https://airfactsjournal.com/wp-content/uploads/2019/06/thomas_frank_up_medium.jpg 200 263 Randy Eary https://airfactsjournal.com/wp-content/uploads/2021/04/Air-Facts-Logo340.png Randy Eary2019-07-03 09:49:552019-07-03 09:50:15Five dollar Frank and the poor man’s flying school
“Five Dollar Frank” was his moniker, as he owned Thomas Flying Service and gave sightseeing tours of the area for $5. Each flight was a half hour, with his sister sitting beside the Esso gas pump next to the stone “terminal” waiting to gas up the plane upon arrival. Thousands flew with Frank over the years, and his name still brings a smile to those with history in the area.
https://airfactsjournal.com/wp-content/uploads/2019/04/dBSXc30UHkDLhKOaCJDUCMjeHOn3N77kfpwJNQ8dNDQ.jpg 624 1280 Steve Mosier https://airfactsjournal.com/wp-content/uploads/2021/04/Air-Facts-Logo340.png Steve Mosier2019-05-06 09:04:192019-05-06 09:04:34Battling G forces at Holloman Air Force Base
There is another Air Force base not having the notoriety of Elgin or Nellis - Holloman AFB, in the southeastern corner of New Mexico. Along the way, it has served as weapons development establishment - about ninety miles south of the Trinity site where the first atom bomb was detonated, a test base for early versions of ballistic missiles, training for Air Force and Allied aircrews, a stateside station for German Air Force units, and an alternate landing site for the Space Shuttle.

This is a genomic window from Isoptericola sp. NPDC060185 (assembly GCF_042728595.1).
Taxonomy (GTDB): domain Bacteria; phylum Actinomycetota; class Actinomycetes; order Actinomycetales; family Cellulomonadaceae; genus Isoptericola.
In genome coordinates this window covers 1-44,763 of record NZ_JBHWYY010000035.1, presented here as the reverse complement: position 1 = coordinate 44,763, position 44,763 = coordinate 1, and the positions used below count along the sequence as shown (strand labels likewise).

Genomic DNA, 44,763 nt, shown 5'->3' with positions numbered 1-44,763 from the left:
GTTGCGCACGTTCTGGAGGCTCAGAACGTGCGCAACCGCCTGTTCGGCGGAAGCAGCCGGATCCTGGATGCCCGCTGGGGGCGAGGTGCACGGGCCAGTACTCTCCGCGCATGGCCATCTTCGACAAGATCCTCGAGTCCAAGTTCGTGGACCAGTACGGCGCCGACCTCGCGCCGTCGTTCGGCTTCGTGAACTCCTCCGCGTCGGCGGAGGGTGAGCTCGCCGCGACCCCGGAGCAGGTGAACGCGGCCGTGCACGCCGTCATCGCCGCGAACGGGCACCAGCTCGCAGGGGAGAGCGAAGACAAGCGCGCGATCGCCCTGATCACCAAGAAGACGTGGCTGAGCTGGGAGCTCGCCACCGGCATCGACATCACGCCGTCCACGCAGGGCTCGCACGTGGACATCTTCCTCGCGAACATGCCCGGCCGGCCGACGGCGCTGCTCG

https://airfactsjournal.com/wp-content/uploads/2019/02/Beech-Lightning.jpg 569 757 Mac McClellan https://airfactsjournal.com/wp-content/uploads/2021/04/Air-Facts-Logo340.png Mac McClellan2019-03-04 12:56:062019-03-11 09:56:43What doomed the Beech Lightning?
Given its string of success in evolutionary model design it was natural for people at Beech to continue to look for more ways to evolve their airplanes in new directions. In the early 1980s somebody, or perhaps a small group of people, realized they had the basis for a very good single-engine turboprop.
https://airfactsjournal.com/wp-content/uploads/2019/01/Purvis-helicopter.jpg 1000 900 Jerry Thomas https://airfactsjournal.com/wp-content/uploads/2021/04/Air-Facts-Logo340.png Jerry Thomas2019-01-17 11:48:122019-01-17 11:48:23The forgotten story of the first helicopter patent ever issued
With the investors’ money, two 7-hp motors were obtained and mounted, and a flying demonstration was planned in the town square. What happened next has been the subject of considerable speculation, some more fanciful than others. All of it is unsubstantiated and has become part of the local folklore.